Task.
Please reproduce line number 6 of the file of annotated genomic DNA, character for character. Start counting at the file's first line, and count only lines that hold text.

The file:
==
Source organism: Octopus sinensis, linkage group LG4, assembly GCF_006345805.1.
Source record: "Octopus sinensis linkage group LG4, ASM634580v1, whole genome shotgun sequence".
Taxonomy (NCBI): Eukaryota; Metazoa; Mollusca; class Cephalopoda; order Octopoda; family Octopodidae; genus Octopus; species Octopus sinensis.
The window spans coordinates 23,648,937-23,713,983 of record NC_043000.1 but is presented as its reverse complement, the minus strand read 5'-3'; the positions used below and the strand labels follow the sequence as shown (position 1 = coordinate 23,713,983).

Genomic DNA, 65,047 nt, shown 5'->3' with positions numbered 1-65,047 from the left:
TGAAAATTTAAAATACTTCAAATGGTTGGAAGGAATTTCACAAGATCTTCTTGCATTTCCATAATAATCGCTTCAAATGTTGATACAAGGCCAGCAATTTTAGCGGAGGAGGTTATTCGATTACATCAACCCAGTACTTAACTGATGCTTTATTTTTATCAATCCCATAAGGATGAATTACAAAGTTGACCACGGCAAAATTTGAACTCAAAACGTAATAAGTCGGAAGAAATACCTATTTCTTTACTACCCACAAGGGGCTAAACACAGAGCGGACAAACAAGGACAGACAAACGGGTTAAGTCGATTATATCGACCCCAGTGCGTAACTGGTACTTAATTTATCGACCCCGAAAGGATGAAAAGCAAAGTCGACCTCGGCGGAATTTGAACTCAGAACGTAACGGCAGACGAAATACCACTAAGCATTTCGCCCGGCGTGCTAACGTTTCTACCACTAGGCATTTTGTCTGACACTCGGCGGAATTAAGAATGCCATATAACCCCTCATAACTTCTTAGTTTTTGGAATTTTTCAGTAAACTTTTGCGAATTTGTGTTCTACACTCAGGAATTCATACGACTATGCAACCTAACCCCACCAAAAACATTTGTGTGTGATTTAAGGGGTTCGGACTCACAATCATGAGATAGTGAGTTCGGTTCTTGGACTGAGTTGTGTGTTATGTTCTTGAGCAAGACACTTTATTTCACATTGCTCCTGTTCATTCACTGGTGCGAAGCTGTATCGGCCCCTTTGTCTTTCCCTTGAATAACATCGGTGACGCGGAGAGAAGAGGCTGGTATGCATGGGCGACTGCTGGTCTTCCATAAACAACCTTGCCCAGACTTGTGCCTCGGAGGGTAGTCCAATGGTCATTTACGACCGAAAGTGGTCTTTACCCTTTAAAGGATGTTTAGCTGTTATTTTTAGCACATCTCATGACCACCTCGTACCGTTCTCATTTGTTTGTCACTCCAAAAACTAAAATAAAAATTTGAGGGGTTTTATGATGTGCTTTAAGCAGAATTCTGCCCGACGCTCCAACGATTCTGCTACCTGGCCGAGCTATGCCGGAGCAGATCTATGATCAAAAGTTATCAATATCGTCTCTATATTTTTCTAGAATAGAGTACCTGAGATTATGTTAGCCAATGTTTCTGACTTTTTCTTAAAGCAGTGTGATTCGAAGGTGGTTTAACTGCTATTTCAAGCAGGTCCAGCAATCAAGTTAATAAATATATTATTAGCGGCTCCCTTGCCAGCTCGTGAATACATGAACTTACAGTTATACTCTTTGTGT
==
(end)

TGAAAATTTAAAATACTTCAAATGGTTGGAAGGAATTTCACAAGATCTTCTTGCATTTCCATAATAATCGCTTCAAATGTTGATACAAGGCCAGCAATTTTAGCGGAGGAGGTTATTCGATTACATCAACCCAGTACTTAACTGATGCTTTATTTTTATCAATCCCATAAGGATGAATTACAAAGTTGACCACGGCAAAATTTGAACTCAAAACGTAATAAGTCGGAAGAAATACCTATTTCTTTACTACCCACAAGGGGCTAAACACAGAGCGGACAAACAAGGACAGACAAACGGGTTAAGTCGATTATATCGACCCCAGTGCGTAACTGGTACTTAATTTATCGACCCCGAAAGGATGAAAAGCAAAGTCGACCTCGGCGGAATTTGAACTCAGAACGTAACGGCAGACGAAATACCACTAAGCATTTCGCCCGGCGTGCTAACGTTTCTACCACTAGGCATTTTGTCTGACACTCGGCGGAATTAAGAATGCCATATAACCCCTCATAACTTCTTAGTTTTTGGAATTTTTCAGTAAACTTTTGCGAATTTGTGTTCTACACTCAGGAATTCATACGACTATGCAACCTAACCCCACCAAAAACATTTGTGTGTGATTTAAGGGGTTCGGACTCACAATCATGAGATAGTGAGTTCGGTTCTTGGACTGAGTTGTGTGTTATGTTCTTGAGCAAGACACTTTATTTCACATTGCTCCTGTTCATTCACTGGTGCGAAGCTGTATCGGCCCCTTTGTCTTTCCCTTGAATAACATCGGTGACGCGGAGAGAAGAGGCTGGTATGCATGGGCGACTGCTGGTCTTCCATAAACAACCTTGCCCAGACTTGTGCCTCGGAGGGTAGTCCAATGGTCATTTACGACCGAAAGTGGTCTTTACCCTTTAAAGGATGTTTAGCTGTTATTTTTAGCACATCTCATGACCACCTCGTACCGTTCTCATTTGTTTGTCACTCCAAAAACTAAAATAAAAATTTGAGGGGTTTTATGATGTGCTTTAAGCAGAATTCTGCCCGACGCTCCAACGATTCTGCTACCTGGCCGAGCTATGCCGGAGCAGATCTATGATCAAAAGTTATCAATATCGTCTCTATATTTTTCTAGAATAGAGTACCTGAGATTATGTTAGCCAATGTTTCTGACTTTTTCTTAAAGCAGTGTGATTCGAAGGTGGTTTAACTGCTATTTCAAGCAGGTCCAGCAATCAAGTTAATAAATATATTATTAGCGGCTCCCTTGCCAGCTCGTGAATACATGAACTTACAGTTATACTCTTTGTGT